It does what it should, he imagines. One hit, and I became violently ill. Mix it with booze, and I was committed to a night of puking until I passed out. Like any good student of recreational drug use, I vowed to work hard at being good at getting high. Unlike public school in a state that, until recently , ranked near dead last in education, this was something I actually had to work hard at in life. Eventually, I got really good at it.
How Marijuana Can Alter Your Mental State
Weed high doesn't feel good anymore. | Grasscity Forums - The #1 Marijuana Community Online
Marijuana's official designation in the US as a Schedule 1 drug — something with "no currently accepted medical use" — means it has been pretty tough to study. Despite that, a growing body of research and numerous anecdotal reports link cannabis with several health benefits, including pain relief and the potential to help with certain forms of epilepsy. In addition, researchers say there are many other ways marijuana might affect health that they want to better understand — including a mysterious syndrome that appears to make marijuana users violently ill. Along with several other recent studies, a massive report released by the National Academies of Sciences, Engineering, and Medicine in helps sum up exactly what we know — and what we don't — about the science of weed. Here's what you should know about how marijuana affects the brain and body.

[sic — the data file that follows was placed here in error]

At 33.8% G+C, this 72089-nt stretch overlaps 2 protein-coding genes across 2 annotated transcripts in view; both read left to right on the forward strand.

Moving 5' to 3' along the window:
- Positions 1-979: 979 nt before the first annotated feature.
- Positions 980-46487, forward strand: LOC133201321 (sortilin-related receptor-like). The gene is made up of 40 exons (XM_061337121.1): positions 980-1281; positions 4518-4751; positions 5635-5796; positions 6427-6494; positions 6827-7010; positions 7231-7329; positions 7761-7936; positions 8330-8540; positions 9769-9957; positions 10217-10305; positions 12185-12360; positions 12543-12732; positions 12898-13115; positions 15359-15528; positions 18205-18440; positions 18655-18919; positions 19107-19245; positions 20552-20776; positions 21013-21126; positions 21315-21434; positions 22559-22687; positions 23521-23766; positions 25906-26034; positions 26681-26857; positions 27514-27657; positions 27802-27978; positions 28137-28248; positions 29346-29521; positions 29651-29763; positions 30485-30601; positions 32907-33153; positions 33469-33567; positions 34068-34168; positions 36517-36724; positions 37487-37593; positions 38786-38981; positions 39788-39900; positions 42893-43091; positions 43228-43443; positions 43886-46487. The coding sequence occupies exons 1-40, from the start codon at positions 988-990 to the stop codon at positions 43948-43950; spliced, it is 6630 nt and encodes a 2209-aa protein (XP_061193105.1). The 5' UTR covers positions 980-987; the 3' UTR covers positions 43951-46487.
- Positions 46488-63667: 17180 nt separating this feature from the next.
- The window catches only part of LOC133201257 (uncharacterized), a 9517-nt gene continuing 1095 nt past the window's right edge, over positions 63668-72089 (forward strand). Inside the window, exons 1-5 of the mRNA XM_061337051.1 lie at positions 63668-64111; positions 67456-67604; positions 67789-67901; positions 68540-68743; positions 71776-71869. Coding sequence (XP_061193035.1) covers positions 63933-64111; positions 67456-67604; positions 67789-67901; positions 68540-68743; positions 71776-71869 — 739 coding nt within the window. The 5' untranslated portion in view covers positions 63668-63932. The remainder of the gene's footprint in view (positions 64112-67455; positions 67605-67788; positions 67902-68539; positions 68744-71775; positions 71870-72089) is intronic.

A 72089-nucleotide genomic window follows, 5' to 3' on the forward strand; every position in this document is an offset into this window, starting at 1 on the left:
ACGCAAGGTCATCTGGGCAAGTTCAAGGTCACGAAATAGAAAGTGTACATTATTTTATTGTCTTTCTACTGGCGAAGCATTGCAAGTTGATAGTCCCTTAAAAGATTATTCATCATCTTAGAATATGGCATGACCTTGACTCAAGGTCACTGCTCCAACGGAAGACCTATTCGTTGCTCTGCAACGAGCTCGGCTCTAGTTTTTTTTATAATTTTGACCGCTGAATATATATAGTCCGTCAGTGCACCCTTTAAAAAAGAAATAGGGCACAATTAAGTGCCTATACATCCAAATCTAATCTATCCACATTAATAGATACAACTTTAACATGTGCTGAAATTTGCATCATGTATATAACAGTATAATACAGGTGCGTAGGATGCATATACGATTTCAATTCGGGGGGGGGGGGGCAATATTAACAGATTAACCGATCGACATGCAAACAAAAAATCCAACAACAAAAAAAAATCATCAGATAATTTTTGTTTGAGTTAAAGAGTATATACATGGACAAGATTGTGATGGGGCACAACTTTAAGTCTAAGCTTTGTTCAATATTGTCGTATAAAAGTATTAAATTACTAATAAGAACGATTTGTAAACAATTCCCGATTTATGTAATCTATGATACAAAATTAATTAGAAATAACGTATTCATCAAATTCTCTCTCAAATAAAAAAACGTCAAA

What does smoking weed feel like?
It was that simple. My lifestyle change was about as ceremonious as taking off a shirt. My bleary eyes facilitated no hardship, my insuppressible giggles yielded no tragedy that put everything into perspective and forced me to reevaluate my choices.
I was an avid marijuana smoker for nearly ten years of my youth, and today I am a neuroscientist who studies addiction. I loved the taste, the smell, and the fabulous buffering effects of weed separating me from the messy business of interacting with other people and fulfilling my daily obligations—as well as the promise of something new and glittering in the midst of the relatively unappealing present. As an antidote to boredom, the drug made everything more interesting, and time and space delightful instead of threatening. Some people it makes sleepy, others paranoid due, no doubt, to an unfortunate confluence of neurobiology and genetics , but for me it was nearly perfect.